Two-Step and Apple Pay: the Future of Online Security

October 16, 2014

Apple PayWith the launch of Apple Pay, Apple’s new contactless payment method on the iPhone 6 and 6 Plus, I’ve heard a lot of people asking: what’s wrong with the payment process we have now? It doesn’t take that much time to pull out a credit card.

The real issue Apple Pay solves is security, not convenience. And it’s one member of a new generation of technologies to keep your personal information safe.

read more

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Justin is a web and mobile developer at Sephone. He's interested in user-driven design, social media, and web services. He also enjoys learning and exploring new ways for businesses and people to use the web.

Custom keyboard shortcuts in iOS

September 26, 2014

One of the little-known features in Apple’s mobile operating system for iPhone and iPad is the ability to create your own custom keyboard shortcuts. Shortcuts let you create a short sequence of characters that will save you from typing blocks of text that are frequently used or difficult to enter.

One of my favorite shortcuts is for our email address at Sephone (support@sephone.com). It comes in handy when you’re logging into services, filling out forms, or giving your email address when you join a protected Wi-Fi network.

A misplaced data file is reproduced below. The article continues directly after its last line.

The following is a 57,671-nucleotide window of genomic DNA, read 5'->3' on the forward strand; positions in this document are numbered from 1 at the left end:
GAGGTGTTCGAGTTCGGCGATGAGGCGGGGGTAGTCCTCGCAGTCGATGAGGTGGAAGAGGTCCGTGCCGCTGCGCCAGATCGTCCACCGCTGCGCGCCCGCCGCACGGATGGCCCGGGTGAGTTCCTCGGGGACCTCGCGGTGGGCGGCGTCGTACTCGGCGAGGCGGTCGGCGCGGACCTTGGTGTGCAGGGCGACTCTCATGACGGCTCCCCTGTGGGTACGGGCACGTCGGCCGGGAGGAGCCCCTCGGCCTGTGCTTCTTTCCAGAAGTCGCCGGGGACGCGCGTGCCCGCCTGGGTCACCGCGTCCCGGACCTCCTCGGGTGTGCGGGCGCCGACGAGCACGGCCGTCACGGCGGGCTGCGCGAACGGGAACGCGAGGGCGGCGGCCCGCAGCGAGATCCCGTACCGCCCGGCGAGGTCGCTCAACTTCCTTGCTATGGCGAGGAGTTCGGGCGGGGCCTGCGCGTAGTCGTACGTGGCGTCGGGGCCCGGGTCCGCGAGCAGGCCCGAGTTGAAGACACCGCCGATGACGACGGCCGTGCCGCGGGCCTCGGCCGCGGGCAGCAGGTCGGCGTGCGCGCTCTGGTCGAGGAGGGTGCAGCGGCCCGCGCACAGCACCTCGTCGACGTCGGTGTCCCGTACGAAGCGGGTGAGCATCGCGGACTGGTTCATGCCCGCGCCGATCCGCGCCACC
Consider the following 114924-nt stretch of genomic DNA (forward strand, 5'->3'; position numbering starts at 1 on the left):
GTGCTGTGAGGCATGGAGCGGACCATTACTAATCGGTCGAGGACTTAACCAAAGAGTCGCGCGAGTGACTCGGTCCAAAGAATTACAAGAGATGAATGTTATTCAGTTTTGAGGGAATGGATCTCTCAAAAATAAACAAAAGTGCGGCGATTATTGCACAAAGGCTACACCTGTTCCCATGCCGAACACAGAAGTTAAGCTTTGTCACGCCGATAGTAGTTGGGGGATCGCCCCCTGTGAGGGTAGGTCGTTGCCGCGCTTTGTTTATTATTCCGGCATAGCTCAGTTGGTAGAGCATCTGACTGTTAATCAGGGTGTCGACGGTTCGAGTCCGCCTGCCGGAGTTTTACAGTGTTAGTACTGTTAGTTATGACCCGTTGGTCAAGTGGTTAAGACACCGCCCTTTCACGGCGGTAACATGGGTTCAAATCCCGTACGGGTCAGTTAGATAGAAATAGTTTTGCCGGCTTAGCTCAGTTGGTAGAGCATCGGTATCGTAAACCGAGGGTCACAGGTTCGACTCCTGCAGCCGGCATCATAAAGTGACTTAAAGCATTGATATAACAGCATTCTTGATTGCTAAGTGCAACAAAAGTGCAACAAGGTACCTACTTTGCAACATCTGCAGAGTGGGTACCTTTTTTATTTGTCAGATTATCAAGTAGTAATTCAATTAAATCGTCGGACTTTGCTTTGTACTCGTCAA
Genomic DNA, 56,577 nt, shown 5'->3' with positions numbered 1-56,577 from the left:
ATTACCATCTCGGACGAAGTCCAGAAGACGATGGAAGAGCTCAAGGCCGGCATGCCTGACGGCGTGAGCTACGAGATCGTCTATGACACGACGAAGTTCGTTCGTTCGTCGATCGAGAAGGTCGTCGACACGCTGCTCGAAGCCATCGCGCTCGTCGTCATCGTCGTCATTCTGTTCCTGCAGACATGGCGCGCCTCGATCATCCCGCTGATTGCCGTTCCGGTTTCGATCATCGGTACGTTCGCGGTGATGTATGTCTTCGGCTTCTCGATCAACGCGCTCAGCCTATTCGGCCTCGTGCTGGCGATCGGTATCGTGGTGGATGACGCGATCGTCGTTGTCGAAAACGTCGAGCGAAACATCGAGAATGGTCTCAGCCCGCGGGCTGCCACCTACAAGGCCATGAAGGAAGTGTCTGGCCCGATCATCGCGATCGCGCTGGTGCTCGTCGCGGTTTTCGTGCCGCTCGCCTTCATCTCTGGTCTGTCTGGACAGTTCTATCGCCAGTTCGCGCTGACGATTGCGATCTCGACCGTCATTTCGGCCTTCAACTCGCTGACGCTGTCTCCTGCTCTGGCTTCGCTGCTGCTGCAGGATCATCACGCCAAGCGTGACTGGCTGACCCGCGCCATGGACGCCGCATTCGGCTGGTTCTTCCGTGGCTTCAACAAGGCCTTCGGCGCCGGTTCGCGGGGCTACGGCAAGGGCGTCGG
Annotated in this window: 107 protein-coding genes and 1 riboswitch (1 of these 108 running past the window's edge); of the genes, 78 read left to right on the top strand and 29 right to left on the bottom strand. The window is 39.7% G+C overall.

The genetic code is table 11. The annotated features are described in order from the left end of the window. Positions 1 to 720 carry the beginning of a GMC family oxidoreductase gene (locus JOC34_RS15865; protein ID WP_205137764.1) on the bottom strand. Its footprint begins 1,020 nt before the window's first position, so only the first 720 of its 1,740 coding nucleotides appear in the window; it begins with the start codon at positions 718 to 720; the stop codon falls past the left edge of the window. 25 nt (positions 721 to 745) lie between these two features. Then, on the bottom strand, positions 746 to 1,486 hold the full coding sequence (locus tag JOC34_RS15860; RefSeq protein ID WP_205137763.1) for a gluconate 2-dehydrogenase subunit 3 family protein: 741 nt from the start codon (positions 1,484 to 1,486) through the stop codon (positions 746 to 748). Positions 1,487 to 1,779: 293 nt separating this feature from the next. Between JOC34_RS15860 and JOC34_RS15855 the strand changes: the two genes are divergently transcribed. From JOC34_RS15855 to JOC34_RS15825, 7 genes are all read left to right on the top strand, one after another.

To create this shortcut, go into the Settings app and click on the General item, click Keyboard, and click Shortcuts. You’ll see a list of shortcuts already in the system. (Apple gives you a couple to start.) Click the + button in the upper right to create your own. (Take care not to type a sequence you’d normally use while typing.)

Entering a new keyboard shortcut in iOS

When you type your shortcut, you’ll see that the first suggestion will be your expanded text – and it will automatically replace it for you when you tap the suggestion or hit the space key.

Using a keyboard shortcut in iOS

One final shortcut tip: some people like to use a prefix like “sc” to make sure they don’t enter a shortcut by mistake when they type. Try “scemail” for your email, “scaddr” for your address, or “sclink” for a link to your website. What else do you think would be a good shortcut?

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Justin is a web and mobile developer at Sephone. He's interested in user-driven design, social media, and web services. He also enjoys learning and exploring new ways for businesses and people to use the web.

There’s a New Watch in Town – But Nothing’s Changed

September 9, 2014

It finally happened. For those of us who keep an eye on new tech, the Apple Watch has been a long time coming (rumors have been around for almost two years). Geeks – and what seems like the entire world now – are ogling over new styles, specs, and news for Apple’s watch.

But for us, nothing’s changed.

Yes, we’re excited that we’ll soon be able to develop apps for companies that can use the new tech, just like we develop apps for phones and tablets now. And yes, we’re excited to see what other people do to push the new technology forward.